Èloge du mauvais lecteur
Les éditions de Minuit, Paris, 2021
160 pp. Paper, 16 €
Ever since there exists something like debates on reading, there has been a sharp divide between “good” and “bad” reading. During many centuries it has also seemed much easier to distinguish between these two opposite forms of reading than between good and bad writing. Good reading, not to be confused with the reading of good books, involved respect for the meaning, that is the “real” meaning of the text, and this type of reading also implied an effort from the side of the reader to grasp that meaning –ant thus to discard or stay way for other meanings. Bad reading was simply all the rest, and those guilty of bad reading were also considered guilty of many other defaults (lack of intelligence, lack of education, lack of fair play, etc.).
Things changed with the growing gap between writing and reading, as shown by the impossibility to find readers for newer and avant-garde forms of literature, as well as the academic institutionalization and subsequent professionalization of reading, no longer as part of the more general training in rhetoric which did not separate reading and writing or public speaking, but as a special expertise and competence. These transformations of the literary field have encouraged many well-meaning scholars to elaborate increasingly sophisticated methods and techniques to produce good, correct, exact, reliable, consistent if not unfailing interpretations. They also helped shape the idea and ideal of the “model reader,” to use the terminology suggested by Umberto Eco, both the summit of this evolution and the starting point of a certain way downwards. Granted, good reading still is a very positive quality, technically as well as ethnically, but since quite some years literary research has turned its spotlight to something completely else, namely real or actual reading, the latter proving very different from the former. Real readers do not proceed the way the ideal or model reader expects them to do. Likewise, they more than often explicitly reject the ideal as well as the practice of good reading. Today, real readers are no longer ashamed of being bad readers and their own “id” is now much stronger than the “superego” their education is no longer capable of imposing upon them (Jim Collins’s 2010 essay, Bring on the books for everybody. How Literary Culture Became Popular Culture, Duke University Press, offers a strong cultural analysis of the revolt of the ordinary reader against academic criticism).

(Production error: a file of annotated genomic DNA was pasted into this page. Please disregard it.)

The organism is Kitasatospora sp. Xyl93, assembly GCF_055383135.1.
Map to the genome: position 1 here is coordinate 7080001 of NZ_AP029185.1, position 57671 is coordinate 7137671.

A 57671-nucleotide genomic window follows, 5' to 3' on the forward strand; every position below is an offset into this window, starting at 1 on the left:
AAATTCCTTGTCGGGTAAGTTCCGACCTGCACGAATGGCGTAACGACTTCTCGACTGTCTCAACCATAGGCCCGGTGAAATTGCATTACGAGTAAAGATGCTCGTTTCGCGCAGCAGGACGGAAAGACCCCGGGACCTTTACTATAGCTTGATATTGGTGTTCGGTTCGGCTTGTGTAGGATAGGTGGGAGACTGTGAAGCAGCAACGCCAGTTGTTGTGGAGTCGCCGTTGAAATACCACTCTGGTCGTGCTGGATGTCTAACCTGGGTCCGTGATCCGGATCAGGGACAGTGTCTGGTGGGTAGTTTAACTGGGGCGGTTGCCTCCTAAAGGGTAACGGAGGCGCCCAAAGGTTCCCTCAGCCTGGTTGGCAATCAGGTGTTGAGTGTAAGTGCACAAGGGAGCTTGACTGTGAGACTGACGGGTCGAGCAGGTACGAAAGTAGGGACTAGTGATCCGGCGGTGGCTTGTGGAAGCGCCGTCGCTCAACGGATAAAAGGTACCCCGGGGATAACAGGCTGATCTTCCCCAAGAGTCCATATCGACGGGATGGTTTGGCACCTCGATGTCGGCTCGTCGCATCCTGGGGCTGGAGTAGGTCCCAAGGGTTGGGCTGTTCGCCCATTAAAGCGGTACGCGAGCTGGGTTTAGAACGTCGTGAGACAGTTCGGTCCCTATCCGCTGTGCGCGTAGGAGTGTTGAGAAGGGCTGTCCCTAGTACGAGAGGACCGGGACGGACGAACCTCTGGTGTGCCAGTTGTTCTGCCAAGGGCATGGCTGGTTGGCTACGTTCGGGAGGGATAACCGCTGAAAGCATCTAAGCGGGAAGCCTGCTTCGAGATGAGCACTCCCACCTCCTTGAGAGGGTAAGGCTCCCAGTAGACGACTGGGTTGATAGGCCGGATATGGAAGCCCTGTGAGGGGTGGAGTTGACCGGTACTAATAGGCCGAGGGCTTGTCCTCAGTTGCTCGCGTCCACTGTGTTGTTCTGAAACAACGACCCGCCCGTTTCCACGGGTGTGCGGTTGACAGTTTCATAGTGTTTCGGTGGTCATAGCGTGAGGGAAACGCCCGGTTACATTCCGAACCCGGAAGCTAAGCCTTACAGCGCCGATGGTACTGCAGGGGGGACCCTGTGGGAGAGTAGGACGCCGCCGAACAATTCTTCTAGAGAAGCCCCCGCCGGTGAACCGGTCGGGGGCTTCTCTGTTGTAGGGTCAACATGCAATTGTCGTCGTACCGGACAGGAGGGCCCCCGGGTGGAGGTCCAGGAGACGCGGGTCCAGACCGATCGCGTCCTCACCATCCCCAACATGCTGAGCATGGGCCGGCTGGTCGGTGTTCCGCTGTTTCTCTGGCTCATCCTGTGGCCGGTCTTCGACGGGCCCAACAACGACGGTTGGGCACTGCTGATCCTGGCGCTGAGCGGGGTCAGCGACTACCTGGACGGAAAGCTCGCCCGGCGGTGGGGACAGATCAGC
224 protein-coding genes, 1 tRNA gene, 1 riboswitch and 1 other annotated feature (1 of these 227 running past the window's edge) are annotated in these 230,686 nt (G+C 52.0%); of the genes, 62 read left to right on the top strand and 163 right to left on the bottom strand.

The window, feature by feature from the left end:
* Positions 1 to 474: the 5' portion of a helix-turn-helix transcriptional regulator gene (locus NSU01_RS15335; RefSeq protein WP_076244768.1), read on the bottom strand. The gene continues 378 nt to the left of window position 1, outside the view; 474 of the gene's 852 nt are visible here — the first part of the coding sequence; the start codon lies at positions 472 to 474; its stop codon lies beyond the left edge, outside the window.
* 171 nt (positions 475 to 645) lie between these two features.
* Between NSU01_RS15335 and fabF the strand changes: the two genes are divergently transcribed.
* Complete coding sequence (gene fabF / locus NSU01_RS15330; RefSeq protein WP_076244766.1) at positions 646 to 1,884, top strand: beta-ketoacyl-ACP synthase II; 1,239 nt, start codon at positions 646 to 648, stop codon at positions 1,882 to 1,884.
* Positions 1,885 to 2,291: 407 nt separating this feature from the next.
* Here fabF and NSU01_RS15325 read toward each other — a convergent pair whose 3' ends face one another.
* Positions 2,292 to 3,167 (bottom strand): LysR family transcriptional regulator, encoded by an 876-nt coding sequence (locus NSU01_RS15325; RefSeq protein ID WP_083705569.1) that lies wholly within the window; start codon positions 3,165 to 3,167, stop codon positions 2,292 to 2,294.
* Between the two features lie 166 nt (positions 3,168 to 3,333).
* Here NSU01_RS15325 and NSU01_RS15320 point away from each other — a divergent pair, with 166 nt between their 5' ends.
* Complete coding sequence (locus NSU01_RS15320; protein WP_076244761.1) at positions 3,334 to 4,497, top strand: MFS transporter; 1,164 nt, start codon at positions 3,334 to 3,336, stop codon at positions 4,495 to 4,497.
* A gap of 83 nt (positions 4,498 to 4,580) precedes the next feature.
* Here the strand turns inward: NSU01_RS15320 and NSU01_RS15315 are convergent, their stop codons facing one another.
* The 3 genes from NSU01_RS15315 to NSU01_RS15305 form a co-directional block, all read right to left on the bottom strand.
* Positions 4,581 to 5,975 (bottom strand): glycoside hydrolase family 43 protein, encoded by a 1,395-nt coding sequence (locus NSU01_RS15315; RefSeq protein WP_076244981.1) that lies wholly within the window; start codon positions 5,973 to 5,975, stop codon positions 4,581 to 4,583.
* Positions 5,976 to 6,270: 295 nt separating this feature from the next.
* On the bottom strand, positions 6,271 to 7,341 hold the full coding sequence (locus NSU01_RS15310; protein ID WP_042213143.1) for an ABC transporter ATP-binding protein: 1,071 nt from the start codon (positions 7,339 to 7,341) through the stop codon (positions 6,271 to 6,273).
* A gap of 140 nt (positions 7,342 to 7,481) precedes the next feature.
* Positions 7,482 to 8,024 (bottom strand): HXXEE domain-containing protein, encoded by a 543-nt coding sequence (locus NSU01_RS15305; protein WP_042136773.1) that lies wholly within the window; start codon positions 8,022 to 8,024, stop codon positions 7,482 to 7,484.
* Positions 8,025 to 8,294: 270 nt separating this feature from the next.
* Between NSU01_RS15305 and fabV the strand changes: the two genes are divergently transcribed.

The new book by Maxime Decout, professor at the University of Marseilles, whose previous books had studied issues of reliability and unreliability seen from the point of view of the author, zooms in on what it means to be a bad reader and powerfully defends the reasons to turn away from the ideal of good reading. He does so by using three main arguments, the logic of which is not unlike the type of paradoxical reasoning one also finds in certain books by Pierre Bayard (currently widely translated into English).
First of all, Decout dismantles the objection that bad reading is just another name for clumsy or careless reading. He argues instead that bad readers are generally passionate and highly committed, taking their reading very seriously. Bad reading is never average or distracted reading, it is the result of a special devotion that tries to do more than what the superficially correct reading is supposed to perform. It is in other words a form of reading that considers good reading not good enough and that is always eager, in spite of all difficulties, traps, uncertainties and textual or social resistance to produce the meaning behind the meaning.